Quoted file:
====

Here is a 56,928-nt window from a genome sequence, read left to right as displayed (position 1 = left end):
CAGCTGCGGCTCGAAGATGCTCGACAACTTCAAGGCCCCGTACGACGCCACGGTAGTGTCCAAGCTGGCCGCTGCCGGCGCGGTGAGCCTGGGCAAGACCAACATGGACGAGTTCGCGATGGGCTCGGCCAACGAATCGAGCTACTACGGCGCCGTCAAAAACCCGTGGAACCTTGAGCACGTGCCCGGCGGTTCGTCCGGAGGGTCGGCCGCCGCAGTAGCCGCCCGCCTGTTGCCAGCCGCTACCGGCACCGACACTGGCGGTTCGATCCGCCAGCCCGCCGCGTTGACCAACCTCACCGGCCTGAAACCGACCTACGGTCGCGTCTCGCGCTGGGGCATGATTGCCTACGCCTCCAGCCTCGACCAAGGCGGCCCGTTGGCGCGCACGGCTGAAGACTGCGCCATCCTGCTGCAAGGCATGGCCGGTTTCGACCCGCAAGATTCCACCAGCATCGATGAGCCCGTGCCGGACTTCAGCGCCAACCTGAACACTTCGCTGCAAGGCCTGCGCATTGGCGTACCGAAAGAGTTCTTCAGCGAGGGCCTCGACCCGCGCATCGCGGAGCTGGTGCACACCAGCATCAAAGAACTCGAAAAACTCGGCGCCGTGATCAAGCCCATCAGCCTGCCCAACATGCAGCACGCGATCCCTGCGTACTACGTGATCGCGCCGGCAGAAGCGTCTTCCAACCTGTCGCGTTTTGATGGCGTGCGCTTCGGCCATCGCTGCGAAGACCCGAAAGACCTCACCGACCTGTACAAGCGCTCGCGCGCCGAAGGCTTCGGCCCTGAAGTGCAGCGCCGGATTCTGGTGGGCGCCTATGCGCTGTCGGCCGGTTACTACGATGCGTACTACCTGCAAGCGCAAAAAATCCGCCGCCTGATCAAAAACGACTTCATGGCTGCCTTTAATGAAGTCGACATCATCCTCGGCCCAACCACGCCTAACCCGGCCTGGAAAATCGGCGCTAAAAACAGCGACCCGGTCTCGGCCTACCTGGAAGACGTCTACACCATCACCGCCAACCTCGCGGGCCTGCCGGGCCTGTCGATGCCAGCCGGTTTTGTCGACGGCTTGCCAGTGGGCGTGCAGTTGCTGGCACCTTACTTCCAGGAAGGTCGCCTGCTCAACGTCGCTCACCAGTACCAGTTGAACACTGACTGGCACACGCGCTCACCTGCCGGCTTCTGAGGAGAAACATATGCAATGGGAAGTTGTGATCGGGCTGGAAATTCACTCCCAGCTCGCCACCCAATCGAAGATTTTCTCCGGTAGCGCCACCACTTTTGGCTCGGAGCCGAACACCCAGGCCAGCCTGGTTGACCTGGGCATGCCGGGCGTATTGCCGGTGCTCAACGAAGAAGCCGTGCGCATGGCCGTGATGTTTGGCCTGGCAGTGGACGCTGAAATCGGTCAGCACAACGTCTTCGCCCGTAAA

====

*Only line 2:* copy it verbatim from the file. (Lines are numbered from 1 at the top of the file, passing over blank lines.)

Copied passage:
CAGCTGCGGCTCGAAGATGCTCGACAACTTCAAGGCCCCGTACGACGCCACGGTAGTGTCCAAGCTGGCCGCTGCCGGCGCGGTGAGCCTGGGCAAGACCAACATGGACGAGTTCGCGATGGGCTCGGCCAACGAATCGAGCTACTACGGCGCCGTCAAAAACCCGTGGAACCTTGAGCACGTGCCCGGCGGTTCGTCCGGAGGGTCGGCCGCCGCAGTAGCCGCCCGCCTGTTGCCAGCCGCTACCGGCACCGACACTGGCGGTTCGATCCGCCAGCCCGCCGCGTTGACCAACCTCACCGGCCTGAAACCGACCTACGGTCGCGTCTCGCGCTGGGGCATGATTGCCTACGCCTCCAGCCTCGACCAAGGCGGCCCGTTGGCGCGCACGGCTGAAGACTGCGCCATCCTGCTGCAAGGCATGGCCGGTTTCGACCCGCAAGATTCCACCAGCATCGATGAGCCCGTGCCGGACTTCAGCGCCAACCTGAACACTTCGCTGCAAGGCCTGCGCATTGGCGTACCGAAAGAGTTCTTCAGCGAGGGCCTCGACCCGCGCATCGCGGAGCTGGTGCACACCAGCATCAAAGAACTCGAAAAACTCGGCGCCGTGATCAAGCCCATCAGCCTGCCCAACATGCAGCACGCGATCCCTGCGTACTACGTGATCGCGCCGGCAGAAGCGTCTTCCAACCTGTCGCGTTTTGATGGCGTGCGCTTCGGCCATCGCTGCGAAGACCCGAAAGACCTCACCGACCTGTACAAGCGCTCGCGCGCCGAAGGCTTCGGCCCTGAAGTGCAGCGCCGGATTCTGGTGGGCGCCTATGCGCTGTCGGCCGGTTACTACGATGCGTACTACCTGCAAGCGCAAAAAATCCGCCGCCTGATCAAAAACGACTTCATGGCTGCCTTTAATGAAGTCGACATCATCCTCGGCCCAACCACGCCTAACCCGGCCTGGAAAATCGGCGCTAAAAACAGCGACCCGGTCTCGGCCTACCTGGAAGACGTCTACACCATCACCGCCAACCTCGCGGGCCTGCCGGGCCTGTCGATGCCAGCCGGTTTTGTCGACGGCTTGCCAGTGGGCGTGCAGTTGCTGGCACCTTACTTCCAGGAAGGTCGCCTGCTCAACGTCGCTCACCAGTACCAGTTGAACACTGACTGGCACACGCGCTCACCTGCCGGCTTCTGAGGAGAAACATATGCAATGGGAAGTTGTGATCGGGCTGGAAATTCACTCCCAGCTCGCCACCCAATCGAAGATTTTCTCCGGTAGCGCCACCACTTTTGGCTCGGAGCCGAACACCCAGGCCAGCCTGGTTGACCTGGGCATGCCGGGCGTATTGCCGGTGCTCAACGAAGAAGCCGTGCGCATGGCCGTGATGTTTGGCCTGGCAGTGGACGCTGAAATCGGTCAGCACAACGTCTTCGCCCGTAAA